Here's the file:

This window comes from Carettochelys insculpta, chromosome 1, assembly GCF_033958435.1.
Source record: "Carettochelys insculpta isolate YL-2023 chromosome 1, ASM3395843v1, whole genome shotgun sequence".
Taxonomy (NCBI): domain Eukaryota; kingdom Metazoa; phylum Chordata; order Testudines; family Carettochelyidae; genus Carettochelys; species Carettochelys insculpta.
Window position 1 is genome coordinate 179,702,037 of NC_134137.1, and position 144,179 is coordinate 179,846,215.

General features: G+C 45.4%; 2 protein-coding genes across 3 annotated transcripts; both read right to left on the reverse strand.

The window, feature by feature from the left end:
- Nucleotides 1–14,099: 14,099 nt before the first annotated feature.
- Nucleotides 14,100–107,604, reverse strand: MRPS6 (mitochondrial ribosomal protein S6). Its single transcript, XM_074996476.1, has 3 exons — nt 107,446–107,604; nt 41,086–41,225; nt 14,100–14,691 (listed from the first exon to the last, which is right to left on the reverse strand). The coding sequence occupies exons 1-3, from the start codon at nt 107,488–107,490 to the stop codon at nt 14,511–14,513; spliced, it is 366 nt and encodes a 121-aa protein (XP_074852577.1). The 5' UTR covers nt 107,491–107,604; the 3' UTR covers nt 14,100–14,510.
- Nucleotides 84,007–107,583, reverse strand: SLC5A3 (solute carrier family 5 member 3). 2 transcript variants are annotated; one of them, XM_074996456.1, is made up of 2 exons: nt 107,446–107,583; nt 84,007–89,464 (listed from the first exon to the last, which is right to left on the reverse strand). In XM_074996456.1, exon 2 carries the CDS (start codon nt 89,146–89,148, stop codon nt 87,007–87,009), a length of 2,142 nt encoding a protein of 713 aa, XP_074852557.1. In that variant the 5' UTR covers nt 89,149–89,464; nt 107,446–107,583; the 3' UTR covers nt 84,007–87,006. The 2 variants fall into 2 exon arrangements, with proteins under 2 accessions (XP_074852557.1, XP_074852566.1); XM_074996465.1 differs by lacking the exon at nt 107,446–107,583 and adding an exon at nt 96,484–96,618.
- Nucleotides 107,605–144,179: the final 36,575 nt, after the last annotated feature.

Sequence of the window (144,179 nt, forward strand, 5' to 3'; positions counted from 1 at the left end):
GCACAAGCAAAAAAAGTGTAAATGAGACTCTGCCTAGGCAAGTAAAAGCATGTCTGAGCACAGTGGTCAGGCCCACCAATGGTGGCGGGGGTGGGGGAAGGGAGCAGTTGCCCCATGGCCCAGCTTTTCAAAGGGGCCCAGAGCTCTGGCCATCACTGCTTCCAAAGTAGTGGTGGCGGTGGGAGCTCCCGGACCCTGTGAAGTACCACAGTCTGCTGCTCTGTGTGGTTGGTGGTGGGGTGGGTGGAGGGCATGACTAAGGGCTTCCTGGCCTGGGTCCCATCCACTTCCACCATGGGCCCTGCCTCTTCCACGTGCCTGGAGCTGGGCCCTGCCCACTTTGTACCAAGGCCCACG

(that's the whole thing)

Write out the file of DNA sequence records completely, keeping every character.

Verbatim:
This window comes from Carettochelys insculpta, chromosome 1, assembly GCF_033958435.1.
Source record: "Carettochelys insculpta isolate YL-2023 chromosome 1, ASM3395843v1, whole genome shotgun sequence".
Taxonomy (NCBI): domain Eukaryota; kingdom Metazoa; phylum Chordata; order Testudines; family Carettochelyidae; genus Carettochelys; species Carettochelys insculpta.
Window position 1 is genome coordinate 179,702,037 of NC_134137.1, and position 144,179 is coordinate 179,846,215.

General features: G+C 45.4%; 2 protein-coding genes across 3 annotated transcripts; both read right to left on the reverse strand.

The window, feature by feature from the left end:
- Nucleotides 1–14,099: 14,099 nt before the first annotated feature.
- Nucleotides 14,100–107,604, reverse strand: MRPS6 (mitochondrial ribosomal protein S6). Its single transcript, XM_074996476.1, has 3 exons — nt 107,446–107,604; nt 41,086–41,225; nt 14,100–14,691 (listed from the first exon to the last, which is right to left on the reverse strand). The coding sequence occupies exons 1-3, from the start codon at nt 107,488–107,490 to the stop codon at nt 14,511–14,513; spliced, it is 366 nt and encodes a 121-aa protein (XP_074852577.1). The 5' UTR covers nt 107,491–107,604; the 3' UTR covers nt 14,100–14,510.
- Nucleotides 84,007–107,583, reverse strand: SLC5A3 (solute carrier family 5 member 3). 2 transcript variants are annotated; one of them, XM_074996456.1, is made up of 2 exons: nt 107,446–107,583; nt 84,007–89,464 (listed from the first exon to the last, which is right to left on the reverse strand). In XM_074996456.1, exon 2 carries the CDS (start codon nt 89,146–89,148, stop codon nt 87,007–87,009), a length of 2,142 nt encoding a protein of 713 aa, XP_074852557.1. In that variant the 5' UTR covers nt 89,149–89,464; nt 107,446–107,583; the 3' UTR covers nt 84,007–87,006. The 2 variants fall into 2 exon arrangements, with proteins under 2 accessions (XP_074852557.1, XP_074852566.1); XM_074996465.1 differs by lacking the exon at nt 107,446–107,583 and adding an exon at nt 96,484–96,618.
- Nucleotides 107,605–144,179: the final 36,575 nt, after the last annotated feature.

Sequence of the window (144,179 nt, forward strand, 5' to 3'; positions counted from 1 at the left end):
GCACAAGCAAAAAAAGTGTAAATGAGACTCTGCCTAGGCAAGTAAAAGCATGTCTGAGCACAGTGGTCAGGCCCACCAATGGTGGCGGGGGTGGGGGAAGGGAGCAGTTGCCCCATGGCCCAGCTTTTCAAAGGGGCCCAGAGCTCTGGCCATCACTGCTTCCAAAGTAGTGGTGGCGGTGGGAGCTCCCGGACCCTGTGAAGTACCACAGTCTGCTGCTCTGTGTGGTTGGTGGTGGGGTGGGTGGAGGGCATGACTAAGGGCTTCCTGGCCTGGGTCCCATCCACTTCCACCATGGGCCCTGCCTCTTCCACGTGCCTGGAGCTGGGCCCTGCCCACTTTGTACCAAGGCCCACG